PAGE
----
Dolly Mersinger spent 37 years in the classroom as a fourth grade teacher, and this month at OutGrowth, we have the sincere honor of hearing her reflections on her years of teaching. Take a minute to read our Q+A with Dolly below, and read her latest article in this month's issue of En Root!
This month's theme is all about education. Tell us about how you interpret this theme, and how it has played a role in your personal or professional life.
As I see it "education" in life is as much involuntary as voluntary. Like most people I have purposefully sought out avenues to increase my knowledge and understanding in both my professional and personal life. But I am amazed at how much my mind has been educated in involuntary ways through my life experiences. Reflection on one's own life experiences is perhaps the very best involuntary education a person can get.
At OutGrowth, we believe in designing the space and time to reimagine the path forward. How do you believe education plays a role in growing into our best selves?
It goes without saying that formal education is the groundwork and most significant contributor to both personal and professional growth. After and simultaneous to that I think being open to unexpected opportunities plays a significant role in personal growth.
Tell us about your most significant professional moment since the start of the pandemic.
I retired from classroom teaching in 2016. Shortly after that I was asked to become part of the Home Instruction review team in Carroll County Public Schools. Since then I have been reviewing the school work for students from grade K-12 whose families have chosen to do home schooling. Typically, we review the work of the same families year after year. However, when the pandemic hit there were scores of families who decided for a variety of reasons that they were taking their children out of school to start home schooling at once. They were not previously planning to do this and they were not prepared to do it, but I was stunned and impressed by the dedication, research and hard work that these families demonstrated in putting together outstanding academic programs for their children in short order under these circumstances. It was extraordinary to see what parents were capable of doing in an educational emergency like the pandemic.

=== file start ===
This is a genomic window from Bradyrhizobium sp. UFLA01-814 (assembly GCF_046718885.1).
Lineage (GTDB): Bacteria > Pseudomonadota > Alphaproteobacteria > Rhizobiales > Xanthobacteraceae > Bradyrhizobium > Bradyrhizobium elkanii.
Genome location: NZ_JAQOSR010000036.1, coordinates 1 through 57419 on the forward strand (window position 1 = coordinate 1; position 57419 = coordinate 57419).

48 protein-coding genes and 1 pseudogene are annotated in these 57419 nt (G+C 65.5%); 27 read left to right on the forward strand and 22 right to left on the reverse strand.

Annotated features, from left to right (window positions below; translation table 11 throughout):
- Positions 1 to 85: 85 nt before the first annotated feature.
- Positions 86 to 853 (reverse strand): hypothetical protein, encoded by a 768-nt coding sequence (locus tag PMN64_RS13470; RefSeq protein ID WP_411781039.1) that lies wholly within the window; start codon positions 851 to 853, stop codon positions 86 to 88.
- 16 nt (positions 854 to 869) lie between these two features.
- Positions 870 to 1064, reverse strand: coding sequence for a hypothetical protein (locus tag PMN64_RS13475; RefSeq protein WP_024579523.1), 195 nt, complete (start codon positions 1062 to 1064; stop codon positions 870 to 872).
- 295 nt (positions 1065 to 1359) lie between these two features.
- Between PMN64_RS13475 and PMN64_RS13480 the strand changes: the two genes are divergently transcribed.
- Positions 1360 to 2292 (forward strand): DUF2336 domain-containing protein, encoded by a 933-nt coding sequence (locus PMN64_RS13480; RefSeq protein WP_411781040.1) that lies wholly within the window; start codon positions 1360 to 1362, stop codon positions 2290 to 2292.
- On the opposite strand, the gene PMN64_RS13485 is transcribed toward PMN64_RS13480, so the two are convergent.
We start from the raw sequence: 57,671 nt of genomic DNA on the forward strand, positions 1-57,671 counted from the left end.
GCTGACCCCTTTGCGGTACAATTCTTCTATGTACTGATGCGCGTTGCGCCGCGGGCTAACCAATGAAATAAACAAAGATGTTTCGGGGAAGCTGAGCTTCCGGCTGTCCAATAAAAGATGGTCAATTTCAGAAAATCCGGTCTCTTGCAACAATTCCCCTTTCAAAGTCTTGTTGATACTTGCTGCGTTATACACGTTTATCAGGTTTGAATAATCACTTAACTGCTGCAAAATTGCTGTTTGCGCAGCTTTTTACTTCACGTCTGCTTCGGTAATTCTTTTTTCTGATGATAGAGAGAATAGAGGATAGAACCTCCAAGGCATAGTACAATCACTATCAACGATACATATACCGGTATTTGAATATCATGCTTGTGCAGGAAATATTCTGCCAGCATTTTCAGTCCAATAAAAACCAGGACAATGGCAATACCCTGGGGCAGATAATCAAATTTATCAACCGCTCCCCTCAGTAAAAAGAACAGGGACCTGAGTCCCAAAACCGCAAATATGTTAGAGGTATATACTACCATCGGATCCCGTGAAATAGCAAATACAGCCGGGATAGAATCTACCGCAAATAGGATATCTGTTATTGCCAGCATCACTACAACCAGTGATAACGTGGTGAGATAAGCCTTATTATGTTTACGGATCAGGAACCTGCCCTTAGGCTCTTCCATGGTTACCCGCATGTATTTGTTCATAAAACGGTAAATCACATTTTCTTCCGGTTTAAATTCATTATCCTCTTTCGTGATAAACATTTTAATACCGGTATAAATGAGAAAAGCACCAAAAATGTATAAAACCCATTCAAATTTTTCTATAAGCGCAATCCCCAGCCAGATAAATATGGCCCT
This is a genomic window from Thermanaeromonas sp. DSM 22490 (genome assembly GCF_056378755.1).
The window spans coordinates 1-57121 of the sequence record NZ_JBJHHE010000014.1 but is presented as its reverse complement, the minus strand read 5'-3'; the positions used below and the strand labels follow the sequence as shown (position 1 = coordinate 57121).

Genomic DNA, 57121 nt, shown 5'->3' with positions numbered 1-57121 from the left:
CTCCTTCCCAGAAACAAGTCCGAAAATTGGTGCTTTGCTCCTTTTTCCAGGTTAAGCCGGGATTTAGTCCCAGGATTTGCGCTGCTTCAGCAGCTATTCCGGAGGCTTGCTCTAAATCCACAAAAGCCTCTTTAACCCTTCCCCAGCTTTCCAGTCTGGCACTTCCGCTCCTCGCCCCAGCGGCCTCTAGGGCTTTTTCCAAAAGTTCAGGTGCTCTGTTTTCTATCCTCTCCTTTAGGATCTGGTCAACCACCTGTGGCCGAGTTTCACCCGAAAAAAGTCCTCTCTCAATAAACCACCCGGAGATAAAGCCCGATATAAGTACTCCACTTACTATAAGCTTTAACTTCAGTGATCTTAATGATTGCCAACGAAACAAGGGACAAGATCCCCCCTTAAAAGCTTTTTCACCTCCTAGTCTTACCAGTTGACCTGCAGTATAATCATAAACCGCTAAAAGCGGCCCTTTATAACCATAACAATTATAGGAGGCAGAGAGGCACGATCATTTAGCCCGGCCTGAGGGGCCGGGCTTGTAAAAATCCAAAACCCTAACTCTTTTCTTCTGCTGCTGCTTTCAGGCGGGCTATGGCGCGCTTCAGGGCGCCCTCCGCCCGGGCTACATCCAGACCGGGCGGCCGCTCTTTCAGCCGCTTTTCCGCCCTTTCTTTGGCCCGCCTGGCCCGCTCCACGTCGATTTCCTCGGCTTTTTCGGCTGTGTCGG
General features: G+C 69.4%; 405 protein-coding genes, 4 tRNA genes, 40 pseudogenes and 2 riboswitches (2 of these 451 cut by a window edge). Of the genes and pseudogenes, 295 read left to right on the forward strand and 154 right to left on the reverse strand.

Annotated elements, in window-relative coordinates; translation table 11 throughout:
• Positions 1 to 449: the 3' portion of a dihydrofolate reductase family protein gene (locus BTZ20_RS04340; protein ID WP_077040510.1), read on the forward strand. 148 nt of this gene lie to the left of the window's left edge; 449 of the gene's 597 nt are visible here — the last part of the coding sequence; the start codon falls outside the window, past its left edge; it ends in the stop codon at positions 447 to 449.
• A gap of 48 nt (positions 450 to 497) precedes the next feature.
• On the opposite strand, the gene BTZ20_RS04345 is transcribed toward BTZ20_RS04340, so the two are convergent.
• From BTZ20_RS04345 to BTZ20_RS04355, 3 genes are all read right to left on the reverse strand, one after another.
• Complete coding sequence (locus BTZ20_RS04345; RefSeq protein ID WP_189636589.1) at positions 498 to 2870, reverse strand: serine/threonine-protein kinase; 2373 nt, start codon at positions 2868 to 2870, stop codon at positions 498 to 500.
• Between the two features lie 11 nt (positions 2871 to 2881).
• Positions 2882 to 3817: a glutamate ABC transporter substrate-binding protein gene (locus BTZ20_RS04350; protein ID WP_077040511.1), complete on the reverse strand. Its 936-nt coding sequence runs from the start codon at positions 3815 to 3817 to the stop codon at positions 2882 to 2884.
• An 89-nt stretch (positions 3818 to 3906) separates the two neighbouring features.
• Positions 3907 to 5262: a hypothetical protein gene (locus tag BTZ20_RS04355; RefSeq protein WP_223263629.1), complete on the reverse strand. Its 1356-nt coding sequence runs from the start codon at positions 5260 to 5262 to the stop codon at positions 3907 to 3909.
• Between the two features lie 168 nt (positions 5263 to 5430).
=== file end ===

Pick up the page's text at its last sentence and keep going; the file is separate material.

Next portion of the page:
How did this experience change the course of your life, your career or your outlook from pre-pandemic times.
Getting a chance to work with and converse with parents who successfully and unexpectedly developed their role as academic teachers for their children was an inspiring experience for me.
What is one competency or skill you hope to develop in 2022?
I hope to keep working on my listening and empathy skills.
What inspires you these days?
At OutGrowth, we believe in preparing the next generation of leaders. What is one resource (book, podcast, article, anything!) you'd recommend to those looking to carve out the time for growth in 2022?
Marva Collins Way by Marva Collins and Civia Tamarkin. If you worry about the state of education, read this book. It's an old book but deeply inspiring.
What's next? What are your next steps toward growth in 2022? In retirement I've enjoy staying fluid and being open to growth opportunities as they present themselves.
Dolly Mersinger is a retired educator who spent 37 years in the classroom, 13 years in Baltimore City and 24 years in Carroll County.